How to Become Socially Fearless With Hypothesis Testing

In this article, we are going to be looking at one technique used by psychologists and therapists and applying it in a different context. Specifically, we’ll be using this strategy to overcome social anxiety to the point of becoming socially fearless. Sounds interesting, right?

Hypothesis testing is one of the key principles taught in cognitive behavioral therapy. As a form of psychotherapeutic intervention, CBT is used to treat a number of psychological disorders such as phobias, anxiety, addiction and stress.

Specifically, hypothesis testing is a part of a broader strategy called ‘cognitive restructuring’. The objective of cognitive restructuring is to help the patient change the way they think about certain events, emotions and feelings. For instance, it can be used to teach someone to feel a different way about spiders in order to eliminate a fear of them. Instead of focusing on the fact that spiders are ‘creepy’ and ‘fast’, focus on the fact that they’re harmless and actually quite furry. That is CBT in a nutshell.

The Role of Hypothesis Testing in Cognitive Restructuring

The problem is that it isn’t always this easy to just ‘change our thoughts’. It’s easy to tell someone to think of spiders as fluffy and harmless but much harder to actually believe it.

Likewise, telling someone not to be shy because ‘people are forgiving’ or ‘you’re never going to see them again’ doesn’t help them to overcome the emotion attached to their irrational fears. Most people feel anxious when speaking in public and yet objectively there’s nothing to be afraid of – we’re all civilized, you won’t get stoned for stuttering!

Hypothesis testing then is a tool that you can use to actually believe what you’re trying to convince yourself and that you can use to break down negative or limiting beliefs.

Here the ‘hypothesis’ is that belief and by testing it, we can show it to be unfounded.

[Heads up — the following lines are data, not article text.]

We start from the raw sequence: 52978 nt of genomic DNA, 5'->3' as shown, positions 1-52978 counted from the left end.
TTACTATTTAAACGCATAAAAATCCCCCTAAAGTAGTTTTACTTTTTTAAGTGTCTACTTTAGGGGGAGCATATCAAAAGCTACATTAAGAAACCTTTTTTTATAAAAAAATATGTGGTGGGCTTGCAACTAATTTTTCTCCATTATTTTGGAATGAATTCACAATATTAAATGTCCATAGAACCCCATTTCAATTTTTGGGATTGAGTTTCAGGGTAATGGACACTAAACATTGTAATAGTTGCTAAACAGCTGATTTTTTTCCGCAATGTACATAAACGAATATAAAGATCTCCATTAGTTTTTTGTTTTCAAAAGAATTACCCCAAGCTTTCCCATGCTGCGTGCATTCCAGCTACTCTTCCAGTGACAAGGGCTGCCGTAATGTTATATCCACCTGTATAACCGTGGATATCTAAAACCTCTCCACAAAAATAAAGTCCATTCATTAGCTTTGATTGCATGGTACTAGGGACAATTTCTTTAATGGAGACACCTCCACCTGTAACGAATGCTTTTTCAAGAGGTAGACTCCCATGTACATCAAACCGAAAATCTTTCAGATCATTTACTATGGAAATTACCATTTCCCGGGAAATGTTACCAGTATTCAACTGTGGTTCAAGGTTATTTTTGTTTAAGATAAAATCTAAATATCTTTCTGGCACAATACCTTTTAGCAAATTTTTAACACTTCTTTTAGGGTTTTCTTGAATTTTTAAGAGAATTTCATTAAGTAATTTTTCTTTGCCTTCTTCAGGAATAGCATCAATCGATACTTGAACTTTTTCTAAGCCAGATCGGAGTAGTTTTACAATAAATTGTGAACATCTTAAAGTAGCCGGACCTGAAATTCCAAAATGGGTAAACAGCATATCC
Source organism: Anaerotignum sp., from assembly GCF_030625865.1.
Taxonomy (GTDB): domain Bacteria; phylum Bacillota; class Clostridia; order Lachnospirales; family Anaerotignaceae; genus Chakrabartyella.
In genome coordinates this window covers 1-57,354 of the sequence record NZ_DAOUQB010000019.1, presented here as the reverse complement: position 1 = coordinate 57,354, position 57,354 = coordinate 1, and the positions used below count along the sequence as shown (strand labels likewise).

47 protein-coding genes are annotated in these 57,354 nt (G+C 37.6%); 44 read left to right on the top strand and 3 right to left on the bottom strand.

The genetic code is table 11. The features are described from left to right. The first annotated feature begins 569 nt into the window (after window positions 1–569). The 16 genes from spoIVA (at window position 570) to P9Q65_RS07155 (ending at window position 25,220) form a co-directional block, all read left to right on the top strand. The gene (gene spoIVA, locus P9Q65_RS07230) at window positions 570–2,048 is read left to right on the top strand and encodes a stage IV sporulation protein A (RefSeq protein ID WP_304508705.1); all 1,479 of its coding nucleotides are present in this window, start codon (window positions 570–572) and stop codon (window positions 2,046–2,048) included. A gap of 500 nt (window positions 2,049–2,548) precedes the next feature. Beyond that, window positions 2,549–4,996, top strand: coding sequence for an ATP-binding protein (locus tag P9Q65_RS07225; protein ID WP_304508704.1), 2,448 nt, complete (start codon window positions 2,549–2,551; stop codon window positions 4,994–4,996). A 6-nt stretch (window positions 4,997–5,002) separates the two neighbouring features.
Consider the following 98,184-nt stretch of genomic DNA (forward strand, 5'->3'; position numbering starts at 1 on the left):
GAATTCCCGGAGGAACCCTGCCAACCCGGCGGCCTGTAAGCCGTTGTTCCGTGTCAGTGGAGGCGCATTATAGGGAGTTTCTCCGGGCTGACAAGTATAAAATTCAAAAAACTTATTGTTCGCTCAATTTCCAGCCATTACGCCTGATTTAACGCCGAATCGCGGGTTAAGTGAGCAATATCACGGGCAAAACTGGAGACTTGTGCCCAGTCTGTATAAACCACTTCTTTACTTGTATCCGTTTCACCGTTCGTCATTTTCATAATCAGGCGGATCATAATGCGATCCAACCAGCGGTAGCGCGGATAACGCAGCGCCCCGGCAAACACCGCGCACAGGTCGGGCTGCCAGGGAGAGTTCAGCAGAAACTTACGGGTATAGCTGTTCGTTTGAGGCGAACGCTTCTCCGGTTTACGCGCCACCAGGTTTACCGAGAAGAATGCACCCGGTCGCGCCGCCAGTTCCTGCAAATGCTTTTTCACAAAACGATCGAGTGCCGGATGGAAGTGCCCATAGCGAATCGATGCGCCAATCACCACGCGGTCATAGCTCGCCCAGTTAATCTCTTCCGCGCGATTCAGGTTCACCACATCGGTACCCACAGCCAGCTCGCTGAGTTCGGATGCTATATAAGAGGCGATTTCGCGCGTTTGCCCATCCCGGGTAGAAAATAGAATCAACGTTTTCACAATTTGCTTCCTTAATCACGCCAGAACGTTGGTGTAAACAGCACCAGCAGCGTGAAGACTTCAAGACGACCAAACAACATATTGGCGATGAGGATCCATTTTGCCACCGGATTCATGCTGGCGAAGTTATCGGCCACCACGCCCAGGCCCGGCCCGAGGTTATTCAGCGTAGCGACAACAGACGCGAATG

How to Use Hypothesis Testing

To overcome a fear of public speaking using hypothesis testing, what you might do is to practice public speaking more often and thereby prove to yourself that nothing bad will happen. The hypothesis is that public speaking results in humiliation – but the evidence now doesn’t support this.

Really though, this is no different from exposure therapy. What we’re actually going to do then is to take it one step further by purposefully failing. Because really the fear is that you will stutter or ‘choke’ and then get laughed at or booed off the stage. Again, we’re going to ‘test’ this hypothesis and thereby show that it isn’t true. So to overcome a fear of public speaking, you would put yourself in that arena regularly (perhaps by joining a comedy club) and then by potentially delivering speeches awkwardly or in a way that would fall flat.

Becoming Socially Fearless

You can also use this to deal with a more generalized social anxiety. One way to do this is to walk into a shop where you aren’t likely to be a regular customer and then speak to the checkout assistant using a fake, bad accent. This would be humiliating under normal circumstances and indeed you might notice your heart rate get faster and your body temperature rise as you feel embarrassed and shy.

But once you’ve done this enough, you’ll find that you gradually become accustomed to taking these social risks. Furthermore, you’ll learn that there are no negative repercussions to publicly embarrassing yourself and you’ll get rid of those negative thoughts and ruminations that cause you not to speak up.

Eventually, by subjecting yourself to humiliating situations, you learn not to be humiliated. Because nothing bad happens!

And once you reach this point, you will be truly socially fearless. In turn, you’ll be able to approach anyone, to speak up in confrontations and generally to be bold, confident and in-charge.

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Adam Sinicki

Adam Sinicki is a full time writer who spends most of his time in the coffee shops of London. Adam has a BSc in psychology and is an amateur bodybuilder with a couple of competition wins to his name. His other interests are self improvement, general health, transhumanism and brain training. As well as writing for websites and magazines, he also runs his own sites and has published several books and apps on these topics.

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